Research HighlightsSoybeans that 'Sweat' Less Tolerate Drought More
By Laura Temple
Some people sweat, or perspire, more than others while scouting soybeans on a hot summer day, releasing moisture through skin pores.
While soybeans don’t perspire like that, they do transpire.
Transpiration is the process of gas exchange between the atmosphere and a leaf. A leaf takes in carbon dioxide and releases oxygen through stomata, or pore-like structures on plant leaves. The leaf also releases water as it evaporates through open stomata. A key part of photosynthesis, transpiration also helps plants regulate temperature.
“Stomata can open and partially close to regulate water loss. This activity impacts how a plant saves or uses water, which tells us how plants handle drought conditions,” says Avat Shekoofa, assistant professor with the Department of Plant Sciences, University of Tennessee Institute of Agriculture. “We are looking at plant physiology to identify soybean varieties that can tolerate drought.”
Shekoofa cites unstable weather patterns as a key reason to study how different soybean varieties use water and to discover how they could more effectively use available water in stressful conditions.
“Unpredictable weather patterns have created common issues where rain is not coming at the right time to maximize soybean yield,” she explains. “Often drought conditions exist during pod fill, and lack of drought tolerance traits in plants causes yield loss. We are studying how the environment impacts soybean production.”
Her long-term research, funded by the Tennessee Soybean Promotion Board, measures water loss, wilting and leaf temperature in soybeans to identify lines that handle drought conditions well.
“We are phenotyping varieties, or observing how genetics interact with the environment, to select for drought tolerance traits that soybean breeders can use as they develop new varieties,” she says.
The study started by measuring water loss of 17 common Tennessee soybean varieties in the greenhouse. Nine of these varieties with wide variation in water loss were selected for field trials under rainfed, irrigated and simulated drought conditions created using rainout shelters over the plots.
Shekoofa says soybean varieties demonstrate a wide range of water loss at different growth stages, based in part on stomata activities and transpiration rate.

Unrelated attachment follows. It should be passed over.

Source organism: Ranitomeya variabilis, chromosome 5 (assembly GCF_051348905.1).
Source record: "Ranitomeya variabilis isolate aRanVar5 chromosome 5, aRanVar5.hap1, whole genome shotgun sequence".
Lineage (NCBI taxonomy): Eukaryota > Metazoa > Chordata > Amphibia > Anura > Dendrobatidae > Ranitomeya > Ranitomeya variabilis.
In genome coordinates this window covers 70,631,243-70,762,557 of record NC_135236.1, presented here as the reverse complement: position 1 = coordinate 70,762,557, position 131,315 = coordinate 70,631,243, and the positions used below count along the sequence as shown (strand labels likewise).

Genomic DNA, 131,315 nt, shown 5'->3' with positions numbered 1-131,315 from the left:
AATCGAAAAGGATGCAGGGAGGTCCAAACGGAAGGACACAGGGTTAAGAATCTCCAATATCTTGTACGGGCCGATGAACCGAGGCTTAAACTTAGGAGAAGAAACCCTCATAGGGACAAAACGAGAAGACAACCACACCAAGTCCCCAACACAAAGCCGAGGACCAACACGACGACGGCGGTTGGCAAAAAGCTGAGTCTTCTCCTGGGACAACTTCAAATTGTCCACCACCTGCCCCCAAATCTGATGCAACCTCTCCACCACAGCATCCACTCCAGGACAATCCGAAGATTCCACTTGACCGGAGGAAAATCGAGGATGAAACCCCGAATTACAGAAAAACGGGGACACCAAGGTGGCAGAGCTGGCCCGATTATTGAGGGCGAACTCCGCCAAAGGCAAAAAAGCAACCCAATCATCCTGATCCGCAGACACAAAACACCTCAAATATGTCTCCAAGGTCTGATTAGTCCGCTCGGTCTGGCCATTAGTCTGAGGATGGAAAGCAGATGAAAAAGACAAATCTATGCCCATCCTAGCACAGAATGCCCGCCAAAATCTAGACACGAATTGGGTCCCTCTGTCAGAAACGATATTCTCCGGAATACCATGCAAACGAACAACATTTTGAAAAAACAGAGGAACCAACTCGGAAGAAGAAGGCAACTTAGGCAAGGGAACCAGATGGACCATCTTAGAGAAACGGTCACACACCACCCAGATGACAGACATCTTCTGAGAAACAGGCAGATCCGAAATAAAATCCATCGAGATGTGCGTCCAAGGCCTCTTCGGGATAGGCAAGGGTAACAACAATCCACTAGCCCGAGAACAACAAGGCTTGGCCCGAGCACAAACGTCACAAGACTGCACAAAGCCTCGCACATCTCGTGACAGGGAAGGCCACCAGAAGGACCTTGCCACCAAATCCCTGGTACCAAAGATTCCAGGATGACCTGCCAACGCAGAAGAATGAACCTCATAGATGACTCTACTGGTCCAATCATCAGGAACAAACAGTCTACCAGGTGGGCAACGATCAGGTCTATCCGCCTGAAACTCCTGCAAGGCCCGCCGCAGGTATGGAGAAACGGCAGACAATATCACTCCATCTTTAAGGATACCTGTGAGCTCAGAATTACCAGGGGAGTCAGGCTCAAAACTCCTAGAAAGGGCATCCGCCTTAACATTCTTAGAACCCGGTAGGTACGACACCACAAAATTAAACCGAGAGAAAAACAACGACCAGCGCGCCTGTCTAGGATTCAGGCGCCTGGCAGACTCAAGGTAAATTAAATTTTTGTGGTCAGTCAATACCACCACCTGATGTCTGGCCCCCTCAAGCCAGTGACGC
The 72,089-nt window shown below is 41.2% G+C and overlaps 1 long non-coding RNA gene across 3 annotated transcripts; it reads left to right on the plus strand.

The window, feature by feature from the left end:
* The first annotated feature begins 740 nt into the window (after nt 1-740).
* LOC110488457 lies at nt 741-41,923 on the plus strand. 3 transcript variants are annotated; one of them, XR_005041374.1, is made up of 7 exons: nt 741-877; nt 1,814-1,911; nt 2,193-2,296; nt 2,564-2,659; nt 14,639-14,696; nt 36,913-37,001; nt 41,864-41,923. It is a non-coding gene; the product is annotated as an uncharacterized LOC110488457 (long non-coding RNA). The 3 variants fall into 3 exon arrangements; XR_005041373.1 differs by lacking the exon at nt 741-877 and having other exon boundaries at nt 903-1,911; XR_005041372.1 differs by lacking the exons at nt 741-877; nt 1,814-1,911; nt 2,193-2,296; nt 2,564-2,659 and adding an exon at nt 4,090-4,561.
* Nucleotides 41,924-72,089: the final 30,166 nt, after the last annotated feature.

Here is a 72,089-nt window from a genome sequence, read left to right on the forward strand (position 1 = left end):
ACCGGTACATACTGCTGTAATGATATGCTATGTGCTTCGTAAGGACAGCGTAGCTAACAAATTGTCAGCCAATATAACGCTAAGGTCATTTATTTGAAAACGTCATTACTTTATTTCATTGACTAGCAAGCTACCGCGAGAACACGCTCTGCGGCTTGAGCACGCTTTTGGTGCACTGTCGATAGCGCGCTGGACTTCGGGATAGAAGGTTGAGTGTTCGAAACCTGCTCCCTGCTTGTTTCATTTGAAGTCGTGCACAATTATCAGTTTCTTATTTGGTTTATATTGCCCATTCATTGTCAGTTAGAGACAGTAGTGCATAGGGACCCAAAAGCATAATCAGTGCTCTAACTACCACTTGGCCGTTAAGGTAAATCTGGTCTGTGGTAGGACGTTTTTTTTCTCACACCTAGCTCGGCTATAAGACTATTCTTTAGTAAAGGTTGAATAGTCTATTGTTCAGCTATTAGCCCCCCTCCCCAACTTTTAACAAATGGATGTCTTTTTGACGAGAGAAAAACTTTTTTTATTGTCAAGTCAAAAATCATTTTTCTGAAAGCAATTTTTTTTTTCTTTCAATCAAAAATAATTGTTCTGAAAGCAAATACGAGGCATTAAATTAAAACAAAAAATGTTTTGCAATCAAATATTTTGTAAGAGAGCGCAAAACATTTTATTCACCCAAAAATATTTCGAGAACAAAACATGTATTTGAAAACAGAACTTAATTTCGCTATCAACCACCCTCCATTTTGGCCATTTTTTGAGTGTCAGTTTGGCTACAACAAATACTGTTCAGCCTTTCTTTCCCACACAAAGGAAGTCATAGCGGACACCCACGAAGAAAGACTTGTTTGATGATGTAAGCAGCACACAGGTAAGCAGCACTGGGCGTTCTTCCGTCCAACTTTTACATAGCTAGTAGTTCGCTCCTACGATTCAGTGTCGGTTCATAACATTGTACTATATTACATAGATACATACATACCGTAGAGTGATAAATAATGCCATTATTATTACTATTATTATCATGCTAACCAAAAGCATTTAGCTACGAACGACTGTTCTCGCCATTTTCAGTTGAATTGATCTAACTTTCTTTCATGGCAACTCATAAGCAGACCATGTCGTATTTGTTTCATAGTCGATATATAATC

“If soybeans use lots of water as small plants, during vegetative growth, less water will be available in the soil to support reproductive growth and pod fill later in the season if drought stress occurs,” she explains. “Plants can adjust how much water they release, or transpire. By adjusting early in the season, plants conserve water for later, when drought stress is extreme.”
Wilting and Leaf Temperature Indicate Stomata Activity
In both the greenhouse and the field, Shekoofa and her team recorded wilting score (WS) for each soybean variety under water-deficit stress frequently, with 0 representing no wilting, and 5 representing extremely wilted. When water is limited, the degree of wilting correlates to how often stomata open to release water and take in carbon dioxide.
The team observed that some soybean varieties wilt much more slowly than others under drought conditions. This indicates that stomata stay partially closed or open less frequently, conserving water. Under drought conditions, these slow-wilting soybean varieties yielded 22 to 29% more than fast-wilting varieties that lose water more quickly.
During the growing season, a thermal camera mounted on a drone measured canopy temperature of the soybeans, as well. Changes in leaf temperature correlate to water loss. The water released through stomata during transpiration reduces canopy temperature.
In the drought-simulation field trials, the team also measured soybean recovery from drought stress. They irrigated extremely wilted soybeans, scoring above 4 on the rating scale, at their R5 growth stage with 1.5 inches of water. They have observed significant differences among soybean varieties in stomatal activity and plant wilting recovery 24 and 48 hours after that water was applied. Wilting scores and canopy temperatures dropped at different rates, indicating how well the soybeans can bounce back from that stress. Yield results correlated with recovery rates.
“Soybean lines expressing slow wilting managed drought stress conditions later in the season well,” Shekoofa says. “They showed lower leaf canopy temperatures after drought recovery and produced higher yields. In unstable environments, soybean varieties that save water will be more sustainable to produce.
She adds, “The information gained over time from this research will help both soybean breeders and farmers improve soybean variety selection to manage unpredictable drought conditions during the season.”
In 2021, this research is expanding to include a wider range of maturity groups, as well as high oleic soybean varieties. Soybean lines that show slow-wilting traits are being incorporated into breeding efforts to develop and improve drought-tolerant soybean varieties.
This project was funded by the soybean checkoff. To find research related to this research highlight or to see other checkoff research projects, please visit the National Soybean Checkoff Research Database.